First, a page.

Archaeology

The remains of a dog buried next to a baby

These Ancient Celts Were Buried With Their Animals

Some remains found in the 2,000-year-old graves were likely food offerings, but others may have been much-loved companions

Ruiz-Redondo examines a partially flooded chamber of Cova Dones. 

Just How Old Are the Cave Paintings in Spain's Cova Dones?

With help from a now-extinct bear, archaeologists have unlocked the mysteries of Spain’s Cova Dones

An experimental replica of shell beads with Natufian red organic colorant made from the roots of Rubiaceae plants

Archaeologists Find the First Red Paint Made From Plants

Hunter-gatherers cooked up the alluring pigment in the Eastern Mediterranean 15,000 years ago

An illustration of the Aztec calendar stone surrounds a young portrait of anthropologist Zelia Nuttall. “Mrs. Nuttall’s investigations of the Mexican calendar appear to furnish for the first time a satisfactory key,” wrote one leading scholar.

The Globe-Trotting Scholar Who Unlocked the Secrets of the Aztecs

Anthropologist Zelia Nuttall transformed the way we think of ancient Mesoamerica

The Pyramid Texts cover walls within the pyramids of King Unis (shown here) and other royals at the site of Saqqara.

Did Ancient Egyptians Know Meteorites Came From Space?

Hieroglyphic texts suggest they understood the rocks, which contained valuable iron, did not originate on Earth

An illustration of the Homo erectus child with her mother in the Ethiopian highlands, two million years ago

Two Million Years Ago, This Homo Erectus Lived the High Life

Dating of a child's fossilized jaw and teeth suggest our relatives lived at altitude earlier than once thought

There are an estimated 200 shipwrecks lost in the dark, cold waters of Stellwagen Bank, Massachusetts, not far from Boston’s harbor. The sunken wrecks attract fish, which in turn attract fishers, but fishing nets and metal scallop dredges can easily snag on and damage the irreplaceable vessels.

The Locations of These Shipwrecks Are No Longer a Secret

A marine sanctuary is letting fishers know where previously hidden wrecks can be found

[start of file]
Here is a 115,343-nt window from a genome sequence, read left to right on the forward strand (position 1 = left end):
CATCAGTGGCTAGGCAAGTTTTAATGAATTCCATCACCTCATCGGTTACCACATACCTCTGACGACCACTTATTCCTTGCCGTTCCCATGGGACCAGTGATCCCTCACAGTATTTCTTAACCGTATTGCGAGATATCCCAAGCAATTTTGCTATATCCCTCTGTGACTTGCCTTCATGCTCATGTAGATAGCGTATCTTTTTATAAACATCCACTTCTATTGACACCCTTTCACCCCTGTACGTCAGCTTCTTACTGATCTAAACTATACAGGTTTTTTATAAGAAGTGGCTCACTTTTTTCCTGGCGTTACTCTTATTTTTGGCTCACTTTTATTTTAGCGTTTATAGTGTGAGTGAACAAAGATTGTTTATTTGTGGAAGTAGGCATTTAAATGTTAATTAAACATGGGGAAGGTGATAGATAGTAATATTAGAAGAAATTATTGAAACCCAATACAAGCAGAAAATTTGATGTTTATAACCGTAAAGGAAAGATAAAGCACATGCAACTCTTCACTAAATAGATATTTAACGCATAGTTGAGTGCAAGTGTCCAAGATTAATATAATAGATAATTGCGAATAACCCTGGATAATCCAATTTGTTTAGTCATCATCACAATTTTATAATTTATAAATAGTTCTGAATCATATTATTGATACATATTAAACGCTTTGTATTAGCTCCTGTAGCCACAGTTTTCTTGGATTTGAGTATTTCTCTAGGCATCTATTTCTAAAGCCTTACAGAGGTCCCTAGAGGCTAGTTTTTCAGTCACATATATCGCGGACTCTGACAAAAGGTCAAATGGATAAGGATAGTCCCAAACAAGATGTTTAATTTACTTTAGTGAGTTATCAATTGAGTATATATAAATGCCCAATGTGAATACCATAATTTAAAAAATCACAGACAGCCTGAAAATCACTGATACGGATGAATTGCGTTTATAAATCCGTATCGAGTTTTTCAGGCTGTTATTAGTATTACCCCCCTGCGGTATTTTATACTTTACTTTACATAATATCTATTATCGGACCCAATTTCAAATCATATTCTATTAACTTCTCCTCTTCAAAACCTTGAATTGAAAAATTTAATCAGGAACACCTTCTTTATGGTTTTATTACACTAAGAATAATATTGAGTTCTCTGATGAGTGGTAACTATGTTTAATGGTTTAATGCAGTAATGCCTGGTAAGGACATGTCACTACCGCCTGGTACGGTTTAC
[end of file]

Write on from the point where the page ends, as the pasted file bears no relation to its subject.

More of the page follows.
The Tyrolean Iceman Ötzi is one of the oldest known human glacier mummies.

Famed 5,300-Year-Old Alps Iceman Was a Balding Middle-Aged Man With Dark Skin and Eyes

Genetic analysis shows that Ötzi was descended from farmers who migrated from an area that is now part of Turkey

Smithsonian National Museum of Natural History paleoanthropologist Briana Pobiner came across this hominin tibia in Kenya’s Nairobi National Museum. The magnified area shows cut marks.

Our Human Relatives Butchered and Ate Each Other 1.45 Million Years Ago

Telltale marks on a bone from an early human’s leg could be the earliest evidence of cannibalism

Engravings discovered in La Roche-Cotard cave

Oldest Known Neanderthal Engravings Were Sealed in a Cave for 57,000 Years

The art was created long before modern humans inhabited France's Loire Valley

Natufian artworks, such as this figurine, became common around 15,000 years ago. Few artworks predating that period have been found in the Levant.

When Did Humans Start Settling Down?

In Israel, new discoveries at one of the world's oldest villages are upending the debate about when we stopped wandering

A Babylonian clay model dated to 1800 B.C.E. shows a nude couple on a couch engaged in sex and kissing.

Humanity’s First Recorded Kiss Was Earlier Than We Thought

Ancient texts suggest romantic smooching, and likely the diseases it transmitted, were widespread in Mesopotamia

Flint points from Grotte Mandrin in France and Ksar Akil in Lebanon

54,000 Years Ago, Humans and Neanderthals May Have Inhabited Europe Together

Similarities between artifacts found in Lebanon and France suggest Homo sapiens migrants brought tool traditions with them

Participating in an archaeology experiment, a contemporary woman dons fur clothing similar to what Paleolithic people in colder climates might have worn.

When Did Clothing Originate?

An archaeologist traces the invention and evolution of apparel using climate data and tailoring tools

Timber beams extend through a wall of Pueblo Bonito, the largest of the Great Houses in Chaco Canyon.

Where Did Chaco Canyon's Timber Come From?

In a nearly treeless desert, Ancestral Puebloans built Great Houses with more than 200,000 massive log beams

Lego Caveman comes armed with a toy wooden club.

Did Our Ancestors Actually Wield Clubs?

Inspired by pop culture depictions of cavepeople, an archaeologist searches for what is real and what is a myth

Two brothers’ remains were found buried together under the floorboards of their home. One had a hole in his skull consistent with surgery.

This Man Underwent Brain Surgery 3,500 Years Ago

Researchers discovered a punctured skull below the floor of a home in what is now Israel

The comb found by archaeologists in 2016

What a Comb Can Tell Us About the History of the Written Word

A curious new find yields clues to the origins of the alphabet

Wesley Miles, a Pima archaeologist, points out that the placement of this new canal parallel to a prehistoric channel “says something about our ancestors’ engineering skills.”

America's Waterways: The Past, Present and Future

This Native American Tribe Is Taking Back Its Water

With a new state-of-the-art irrigation project, Arizona’s Pima Indians are transforming their land into what it once was: the granary of the Southwest

A fossil hippo skeleton and associated Oldowan artifacts were exposed at the Nyayanga site.

Who Made the First Stone Tool Kits?

A nearly three-million-year-old butchering site packed with animal bones, stone implements and molars from our early ancestors reignites the debate

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